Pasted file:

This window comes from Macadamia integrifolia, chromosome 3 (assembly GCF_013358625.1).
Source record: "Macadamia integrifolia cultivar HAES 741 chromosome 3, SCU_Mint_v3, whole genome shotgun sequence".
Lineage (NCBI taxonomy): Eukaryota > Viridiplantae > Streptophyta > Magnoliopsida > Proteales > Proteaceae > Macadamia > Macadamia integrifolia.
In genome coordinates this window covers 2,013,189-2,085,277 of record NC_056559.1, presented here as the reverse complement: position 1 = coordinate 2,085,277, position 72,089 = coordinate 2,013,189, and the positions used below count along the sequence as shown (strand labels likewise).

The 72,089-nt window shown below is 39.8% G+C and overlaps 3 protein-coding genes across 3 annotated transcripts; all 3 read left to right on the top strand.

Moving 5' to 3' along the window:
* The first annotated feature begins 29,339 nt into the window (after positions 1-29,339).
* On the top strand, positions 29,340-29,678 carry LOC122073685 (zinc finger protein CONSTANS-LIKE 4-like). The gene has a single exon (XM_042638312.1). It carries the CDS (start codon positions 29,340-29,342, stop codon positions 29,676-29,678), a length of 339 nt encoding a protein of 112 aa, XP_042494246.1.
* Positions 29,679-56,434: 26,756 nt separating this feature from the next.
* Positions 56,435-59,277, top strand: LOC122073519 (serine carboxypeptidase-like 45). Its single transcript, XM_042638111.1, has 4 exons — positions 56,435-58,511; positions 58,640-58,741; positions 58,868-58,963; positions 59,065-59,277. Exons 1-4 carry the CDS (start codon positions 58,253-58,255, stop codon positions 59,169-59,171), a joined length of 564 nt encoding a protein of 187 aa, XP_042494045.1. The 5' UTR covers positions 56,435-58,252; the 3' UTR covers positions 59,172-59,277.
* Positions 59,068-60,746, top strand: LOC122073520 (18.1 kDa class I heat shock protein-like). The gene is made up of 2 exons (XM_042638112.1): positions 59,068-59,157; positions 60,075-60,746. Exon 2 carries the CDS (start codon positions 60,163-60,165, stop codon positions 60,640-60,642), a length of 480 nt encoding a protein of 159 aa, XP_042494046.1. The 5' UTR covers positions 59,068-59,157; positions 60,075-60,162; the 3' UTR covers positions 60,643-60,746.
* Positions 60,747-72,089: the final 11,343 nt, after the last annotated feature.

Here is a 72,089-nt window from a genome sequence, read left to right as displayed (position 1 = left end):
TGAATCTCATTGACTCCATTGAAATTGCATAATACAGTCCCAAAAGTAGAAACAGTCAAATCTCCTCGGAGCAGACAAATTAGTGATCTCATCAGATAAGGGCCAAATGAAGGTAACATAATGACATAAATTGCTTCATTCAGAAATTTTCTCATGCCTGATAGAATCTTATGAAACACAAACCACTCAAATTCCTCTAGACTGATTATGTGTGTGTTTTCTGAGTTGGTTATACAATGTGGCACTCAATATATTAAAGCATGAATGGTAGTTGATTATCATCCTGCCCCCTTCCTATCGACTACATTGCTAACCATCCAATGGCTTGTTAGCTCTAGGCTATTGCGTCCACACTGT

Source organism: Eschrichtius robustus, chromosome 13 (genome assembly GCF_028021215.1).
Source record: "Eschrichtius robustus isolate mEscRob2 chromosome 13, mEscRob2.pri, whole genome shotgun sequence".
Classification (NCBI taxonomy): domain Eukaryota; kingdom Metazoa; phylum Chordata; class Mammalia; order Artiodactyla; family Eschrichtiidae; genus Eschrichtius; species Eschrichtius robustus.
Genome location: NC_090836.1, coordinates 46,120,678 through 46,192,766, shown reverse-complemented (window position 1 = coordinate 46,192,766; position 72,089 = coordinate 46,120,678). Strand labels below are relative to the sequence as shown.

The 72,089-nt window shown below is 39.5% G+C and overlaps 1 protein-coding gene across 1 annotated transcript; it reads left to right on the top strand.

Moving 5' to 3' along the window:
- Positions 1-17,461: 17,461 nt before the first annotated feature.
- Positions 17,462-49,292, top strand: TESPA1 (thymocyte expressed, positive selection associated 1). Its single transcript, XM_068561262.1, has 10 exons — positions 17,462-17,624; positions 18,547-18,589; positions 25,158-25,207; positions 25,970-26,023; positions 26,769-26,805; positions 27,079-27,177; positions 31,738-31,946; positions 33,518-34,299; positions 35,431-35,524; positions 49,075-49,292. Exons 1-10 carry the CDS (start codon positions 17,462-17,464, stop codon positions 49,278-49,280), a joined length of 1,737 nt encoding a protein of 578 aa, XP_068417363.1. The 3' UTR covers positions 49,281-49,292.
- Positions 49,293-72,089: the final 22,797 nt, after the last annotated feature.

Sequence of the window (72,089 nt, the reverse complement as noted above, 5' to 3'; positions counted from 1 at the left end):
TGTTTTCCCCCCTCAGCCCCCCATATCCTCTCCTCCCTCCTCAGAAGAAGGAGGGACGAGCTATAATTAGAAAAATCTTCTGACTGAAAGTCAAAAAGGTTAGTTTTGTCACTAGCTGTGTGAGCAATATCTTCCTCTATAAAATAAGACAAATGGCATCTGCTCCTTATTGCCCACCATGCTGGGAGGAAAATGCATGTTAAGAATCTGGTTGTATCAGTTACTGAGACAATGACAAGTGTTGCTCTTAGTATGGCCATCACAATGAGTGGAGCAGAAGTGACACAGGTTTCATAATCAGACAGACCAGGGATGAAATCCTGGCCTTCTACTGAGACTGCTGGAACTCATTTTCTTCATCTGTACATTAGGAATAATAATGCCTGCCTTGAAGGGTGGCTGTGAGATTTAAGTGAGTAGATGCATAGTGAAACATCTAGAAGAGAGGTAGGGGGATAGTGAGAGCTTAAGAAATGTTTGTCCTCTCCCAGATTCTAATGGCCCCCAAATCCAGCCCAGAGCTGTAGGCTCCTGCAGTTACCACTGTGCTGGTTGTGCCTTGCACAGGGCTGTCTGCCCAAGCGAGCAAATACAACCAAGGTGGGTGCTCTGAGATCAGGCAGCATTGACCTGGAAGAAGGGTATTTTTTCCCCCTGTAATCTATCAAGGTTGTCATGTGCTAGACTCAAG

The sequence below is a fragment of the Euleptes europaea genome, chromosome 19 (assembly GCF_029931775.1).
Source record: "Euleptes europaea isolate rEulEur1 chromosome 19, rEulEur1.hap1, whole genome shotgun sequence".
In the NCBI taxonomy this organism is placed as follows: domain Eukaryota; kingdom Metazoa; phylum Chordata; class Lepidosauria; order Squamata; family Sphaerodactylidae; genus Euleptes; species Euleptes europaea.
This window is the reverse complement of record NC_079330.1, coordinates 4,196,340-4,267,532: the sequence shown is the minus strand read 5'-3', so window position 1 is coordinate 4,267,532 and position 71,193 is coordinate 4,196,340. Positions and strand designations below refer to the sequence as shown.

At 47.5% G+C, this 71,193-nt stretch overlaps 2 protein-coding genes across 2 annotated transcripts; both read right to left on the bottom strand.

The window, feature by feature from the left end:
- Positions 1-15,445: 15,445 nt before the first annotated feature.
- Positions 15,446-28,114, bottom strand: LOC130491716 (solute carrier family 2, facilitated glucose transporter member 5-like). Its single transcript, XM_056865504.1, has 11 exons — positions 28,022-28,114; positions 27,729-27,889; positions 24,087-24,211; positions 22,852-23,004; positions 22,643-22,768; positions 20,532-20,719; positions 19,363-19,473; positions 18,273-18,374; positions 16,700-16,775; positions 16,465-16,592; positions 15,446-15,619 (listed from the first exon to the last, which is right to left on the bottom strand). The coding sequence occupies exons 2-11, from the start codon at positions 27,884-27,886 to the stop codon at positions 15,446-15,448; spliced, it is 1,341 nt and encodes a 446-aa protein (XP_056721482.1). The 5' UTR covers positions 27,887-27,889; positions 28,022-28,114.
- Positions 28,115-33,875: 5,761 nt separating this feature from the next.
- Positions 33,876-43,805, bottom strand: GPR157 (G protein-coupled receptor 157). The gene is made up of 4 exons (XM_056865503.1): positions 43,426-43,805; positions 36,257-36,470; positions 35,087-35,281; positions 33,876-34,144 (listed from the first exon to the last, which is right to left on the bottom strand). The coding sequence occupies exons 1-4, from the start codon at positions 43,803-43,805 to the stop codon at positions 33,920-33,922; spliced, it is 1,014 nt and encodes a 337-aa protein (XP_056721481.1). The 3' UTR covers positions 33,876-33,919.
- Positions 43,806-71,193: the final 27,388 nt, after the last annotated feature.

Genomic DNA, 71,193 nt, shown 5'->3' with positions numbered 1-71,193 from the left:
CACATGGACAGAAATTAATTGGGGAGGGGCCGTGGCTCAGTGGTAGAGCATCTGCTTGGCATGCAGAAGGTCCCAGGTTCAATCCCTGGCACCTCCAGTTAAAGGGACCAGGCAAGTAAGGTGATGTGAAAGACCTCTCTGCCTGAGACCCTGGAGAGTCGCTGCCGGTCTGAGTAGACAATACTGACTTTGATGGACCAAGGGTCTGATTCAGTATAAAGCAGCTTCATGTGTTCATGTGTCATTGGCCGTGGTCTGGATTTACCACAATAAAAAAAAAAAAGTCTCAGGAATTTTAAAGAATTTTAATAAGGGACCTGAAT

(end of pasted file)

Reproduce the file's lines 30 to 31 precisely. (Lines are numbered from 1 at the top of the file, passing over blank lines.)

At 47.5% G+C, this 71,193-nt stretch overlaps 2 protein-coding genes across 2 annotated transcripts; both read right to left on the bottom strand.

The window, feature by feature from the left end: